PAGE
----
I made no concessions for wiring while I was designing - if you're going to 'rev' the machine I made, please do this! If not, it pays to do a tiny bit of planning for your wiring. Keep in ind wires have to move. This part tends to be best detailed in-situ... My strategy is to drill holes where I want to mount wires, and loop zip-ties around them, in bundles, there.
......@@ -408,40 +404,91 @@ The TinyG gets power here - polarity should be obvious. You should be being safe
Next, I drilled some holes in the chassis for my motor wires. I also found this rad 4-conductor cable in the basement at the CBA, I'll use that to route out to my motors.
![assembly-ee](https://gitlab.cba.mit.edu/jakeread/machineweek/raw/master/images/assembly-ee.jpg)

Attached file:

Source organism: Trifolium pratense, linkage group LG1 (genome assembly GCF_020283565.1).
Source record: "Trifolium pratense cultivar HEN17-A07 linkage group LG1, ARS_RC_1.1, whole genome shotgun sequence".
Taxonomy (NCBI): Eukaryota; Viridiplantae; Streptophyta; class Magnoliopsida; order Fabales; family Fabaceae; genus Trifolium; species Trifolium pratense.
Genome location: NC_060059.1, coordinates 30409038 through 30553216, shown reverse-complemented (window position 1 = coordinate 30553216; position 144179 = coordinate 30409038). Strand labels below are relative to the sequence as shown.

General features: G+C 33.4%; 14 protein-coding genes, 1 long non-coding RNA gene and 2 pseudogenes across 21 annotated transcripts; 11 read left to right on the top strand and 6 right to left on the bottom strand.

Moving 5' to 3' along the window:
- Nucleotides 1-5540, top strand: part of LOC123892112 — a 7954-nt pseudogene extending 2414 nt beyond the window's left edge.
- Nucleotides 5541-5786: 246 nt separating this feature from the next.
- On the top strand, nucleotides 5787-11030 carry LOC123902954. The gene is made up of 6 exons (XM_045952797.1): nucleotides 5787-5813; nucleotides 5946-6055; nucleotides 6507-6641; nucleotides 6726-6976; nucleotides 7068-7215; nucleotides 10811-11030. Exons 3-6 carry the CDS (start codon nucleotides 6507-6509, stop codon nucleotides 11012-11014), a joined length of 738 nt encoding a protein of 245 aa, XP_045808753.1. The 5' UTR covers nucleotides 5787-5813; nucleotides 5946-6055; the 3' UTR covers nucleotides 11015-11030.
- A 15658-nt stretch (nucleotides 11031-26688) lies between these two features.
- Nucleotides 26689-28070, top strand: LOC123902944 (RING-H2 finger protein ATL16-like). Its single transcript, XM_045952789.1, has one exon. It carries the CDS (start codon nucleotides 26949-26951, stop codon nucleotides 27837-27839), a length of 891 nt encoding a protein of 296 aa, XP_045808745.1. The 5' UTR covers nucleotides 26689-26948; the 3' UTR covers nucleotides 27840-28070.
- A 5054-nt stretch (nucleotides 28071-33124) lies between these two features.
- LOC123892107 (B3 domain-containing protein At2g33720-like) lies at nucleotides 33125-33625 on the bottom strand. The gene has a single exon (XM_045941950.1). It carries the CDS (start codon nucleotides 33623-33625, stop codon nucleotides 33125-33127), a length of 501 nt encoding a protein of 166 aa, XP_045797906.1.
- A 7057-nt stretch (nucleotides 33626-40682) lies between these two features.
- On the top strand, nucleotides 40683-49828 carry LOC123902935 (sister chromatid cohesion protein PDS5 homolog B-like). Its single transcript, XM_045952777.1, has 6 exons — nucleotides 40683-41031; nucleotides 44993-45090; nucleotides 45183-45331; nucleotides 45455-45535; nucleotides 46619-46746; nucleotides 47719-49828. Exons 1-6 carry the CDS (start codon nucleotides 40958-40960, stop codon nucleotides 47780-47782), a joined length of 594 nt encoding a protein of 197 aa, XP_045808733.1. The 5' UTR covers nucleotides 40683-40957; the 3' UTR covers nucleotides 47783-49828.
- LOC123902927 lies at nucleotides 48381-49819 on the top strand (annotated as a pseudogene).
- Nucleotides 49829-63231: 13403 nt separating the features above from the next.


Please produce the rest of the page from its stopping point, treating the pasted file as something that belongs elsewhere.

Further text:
![assembly-ee](https://gitlab.cba.mit.edu/jakeread/machineweek/raw/master/images/wiring-ee.jpg)
Next up is wiring the stepper motors. There's not really a standard for colors, as far as I can tell - or at least it's always worth checking. Stepper Motors are two coils:
![stepper-wiring](https://gitlab.cba.mit.edu/jakeread/machineweek/raw/master/images/doc-stepper-wires.jpg)
And you'll see on the TinyG 'A1, A2, B1, B2' - it's not important which direction these are, just that you put the pairs together. In order to figure out which wires belong to which coils, there are two ways to test: (1) get a multimeter, and do a beep-test. (2) when you touch a coil pair together, the motor will be much harder to turn. Pretty neat.
So, plug those wires in, run some leads out to your motors.
*~ BEGIN INCOMPLETE DOC ~*
Also, [here's a link to your stepper motor](https://www.omc-stepperonline.com/hybrid-stepper-motor/nema-23-bipolar-09deg-126nm-1784ozin-28a-25v-57x57x56mm-4-wires-23hm22-2804s.html) where you can find a datasheet.